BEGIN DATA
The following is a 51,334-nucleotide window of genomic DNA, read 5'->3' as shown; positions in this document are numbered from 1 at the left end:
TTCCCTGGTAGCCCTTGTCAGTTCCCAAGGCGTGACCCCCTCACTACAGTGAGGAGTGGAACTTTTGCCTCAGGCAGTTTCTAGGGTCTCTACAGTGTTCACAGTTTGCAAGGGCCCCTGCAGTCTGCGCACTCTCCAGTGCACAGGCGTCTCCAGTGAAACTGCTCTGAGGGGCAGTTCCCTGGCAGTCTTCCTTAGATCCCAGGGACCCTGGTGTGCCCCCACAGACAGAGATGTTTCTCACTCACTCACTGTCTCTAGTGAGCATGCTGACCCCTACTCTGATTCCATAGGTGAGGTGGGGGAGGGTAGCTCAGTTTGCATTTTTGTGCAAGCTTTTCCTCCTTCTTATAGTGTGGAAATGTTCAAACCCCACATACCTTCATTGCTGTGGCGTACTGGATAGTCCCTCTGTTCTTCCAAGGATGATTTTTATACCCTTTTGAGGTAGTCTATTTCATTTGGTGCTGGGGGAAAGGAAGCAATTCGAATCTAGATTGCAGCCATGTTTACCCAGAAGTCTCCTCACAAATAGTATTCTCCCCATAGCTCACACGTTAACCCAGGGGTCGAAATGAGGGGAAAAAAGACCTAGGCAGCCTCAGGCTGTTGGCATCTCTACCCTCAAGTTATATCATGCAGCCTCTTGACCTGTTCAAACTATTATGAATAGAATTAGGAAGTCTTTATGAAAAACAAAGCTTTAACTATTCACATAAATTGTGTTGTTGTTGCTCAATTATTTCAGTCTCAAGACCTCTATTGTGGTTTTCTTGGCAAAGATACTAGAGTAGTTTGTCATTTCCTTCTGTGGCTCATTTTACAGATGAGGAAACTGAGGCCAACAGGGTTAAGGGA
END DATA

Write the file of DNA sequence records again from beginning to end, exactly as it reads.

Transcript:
The following is a 51,334-nucleotide window of genomic DNA, read 5'->3' as shown; positions in this document are numbered from 1 at the left end:
TTCCCTGGTAGCCCTTGTCAGTTCCCAAGGCGTGACCCCCTCACTACAGTGAGGAGTGGAACTTTTGCCTCAGGCAGTTTCTAGGGTCTCTACAGTGTTCACAGTTTGCAAGGGCCCCTGCAGTCTGCGCACTCTCCAGTGCACAGGCGTCTCCAGTGAAACTGCTCTGAGGGGCAGTTCCCTGGCAGTCTTCCTTAGATCCCAGGGACCCTGGTGTGCCCCCACAGACAGAGATGTTTCTCACTCACTCACTGTCTCTAGTGAGCATGCTGACCCCTACTCTGATTCCATAGGTGAGGTGGGGGAGGGTAGCTCAGTTTGCATTTTTGTGCAAGCTTTTCCTCCTTCTTATAGTGTGGAAATGTTCAAACCCCACATACCTTCATTGCTGTGGCGTACTGGATAGTCCCTCTGTTCTTCCAAGGATGATTTTTATACCCTTTTGAGGTAGTCTATTTCATTTGGTGCTGGGGGAAAGGAAGCAATTCGAATCTAGATTGCAGCCATGTTTACCCAGAAGTCTCCTCACAAATAGTATTCTCCCCATAGCTCACACGTTAACCCAGGGGTCGAAATGAGGGGAAAAAAGACCTAGGCAGCCTCAGGCTGTTGGCATCTCTACCCTCAAGTTATATCATGCAGCCTCTTGACCTGTTCAAACTATTATGAATAGAATTAGGAAGTCTTTATGAAAAACAAAGCTTTAACTATTCACATAAATTGTGTTGTTGTTGCTCAATTATTTCAGTCTCAAGACCTCTATTGTGGTTTTCTTGGCAAAGATACTAGAGTAGTTTGTCATTTCCTTCTGTGGCTCATTTTACAGATGAGGAAACTGAGGCCAACAGGGTTAAGGGA